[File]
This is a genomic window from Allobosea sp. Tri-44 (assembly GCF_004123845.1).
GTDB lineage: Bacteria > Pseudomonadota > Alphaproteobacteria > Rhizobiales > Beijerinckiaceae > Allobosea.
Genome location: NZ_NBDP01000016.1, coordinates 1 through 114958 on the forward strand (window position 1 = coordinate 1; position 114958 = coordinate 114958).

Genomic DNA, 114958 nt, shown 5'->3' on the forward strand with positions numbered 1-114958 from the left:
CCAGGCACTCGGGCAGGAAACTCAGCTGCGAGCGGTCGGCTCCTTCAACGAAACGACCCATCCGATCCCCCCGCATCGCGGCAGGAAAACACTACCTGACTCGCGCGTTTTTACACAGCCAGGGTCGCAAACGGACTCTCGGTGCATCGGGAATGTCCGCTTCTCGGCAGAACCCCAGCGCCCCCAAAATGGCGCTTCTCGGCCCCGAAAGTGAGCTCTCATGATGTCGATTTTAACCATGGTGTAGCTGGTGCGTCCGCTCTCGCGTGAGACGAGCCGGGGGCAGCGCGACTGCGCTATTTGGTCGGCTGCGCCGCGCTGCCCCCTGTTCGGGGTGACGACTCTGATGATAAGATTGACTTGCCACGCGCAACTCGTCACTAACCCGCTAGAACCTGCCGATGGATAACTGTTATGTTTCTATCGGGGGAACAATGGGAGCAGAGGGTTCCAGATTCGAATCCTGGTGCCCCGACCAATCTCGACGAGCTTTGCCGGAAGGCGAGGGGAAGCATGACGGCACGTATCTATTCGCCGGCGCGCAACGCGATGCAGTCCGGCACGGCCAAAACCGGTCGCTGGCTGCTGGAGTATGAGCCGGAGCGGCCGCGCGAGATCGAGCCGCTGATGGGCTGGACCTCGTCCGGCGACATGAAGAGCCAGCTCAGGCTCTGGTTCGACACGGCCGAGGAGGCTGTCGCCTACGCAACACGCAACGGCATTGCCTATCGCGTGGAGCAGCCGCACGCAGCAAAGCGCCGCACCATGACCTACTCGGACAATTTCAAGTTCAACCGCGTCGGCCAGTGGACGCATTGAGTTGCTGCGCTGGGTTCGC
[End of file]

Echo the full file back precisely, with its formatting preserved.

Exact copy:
This is a genomic window from Allobosea sp. Tri-44 (assembly GCF_004123845.1).
GTDB lineage: Bacteria > Pseudomonadota > Alphaproteobacteria > Rhizobiales > Beijerinckiaceae > Allobosea.
Genome location: NZ_NBDP01000016.1, coordinates 1 through 114958 on the forward strand (window position 1 = coordinate 1; position 114958 = coordinate 114958).

Genomic DNA, 114958 nt, shown 5'->3' on the forward strand with positions numbered 1-114958 from the left:
CCAGGCACTCGGGCAGGAAACTCAGCTGCGAGCGGTCGGCTCCTTCAACGAAACGACCCATCCGATCCCCCCGCATCGCGGCAGGAAAACACTACCTGACTCGCGCGTTTTTACACAGCCAGGGTCGCAAACGGACTCTCGGTGCATCGGGAATGTCCGCTTCTCGGCAGAACCCCAGCGCCCCCAAAATGGCGCTTCTCGGCCCCGAAAGTGAGCTCTCATGATGTCGATTTTAACCATGGTGTAGCTGGTGCGTCCGCTCTCGCGTGAGACGAGCCGGGGGCAGCGCGACTGCGCTATTTGGTCGGCTGCGCCGCGCTGCCCCCTGTTCGGGGTGACGACTCTGATGATAAGATTGACTTGCCACGCGCAACTCGTCACTAACCCGCTAGAACCTGCCGATGGATAACTGTTATGTTTCTATCGGGGGAACAATGGGAGCAGAGGGTTCCAGATTCGAATCCTGGTGCCCCGACCAATCTCGACGAGCTTTGCCGGAAGGCGAGGGGAAGCATGACGGCACGTATCTATTCGCCGGCGCGCAACGCGATGCAGTCCGGCACGGCCAAAACCGGTCGCTGGCTGCTGGAGTATGAGCCGGAGCGGCCGCGCGAGATCGAGCCGCTGATGGGCTGGACCTCGTCCGGCGACATGAAGAGCCAGCTCAGGCTCTGGTTCGACACGGCCGAGGAGGCTGTCGCCTACGCAACACGCAACGGCATTGCCTATCGCGTGGAGCAGCCGCACGCAGCAAAGCGCCGCACCATGACCTACTCGGACAATTTCAAGTTCAACCGCGTCGGCCAGTGGACGCATTGAGTTGCTGCGCTGGGTTCGC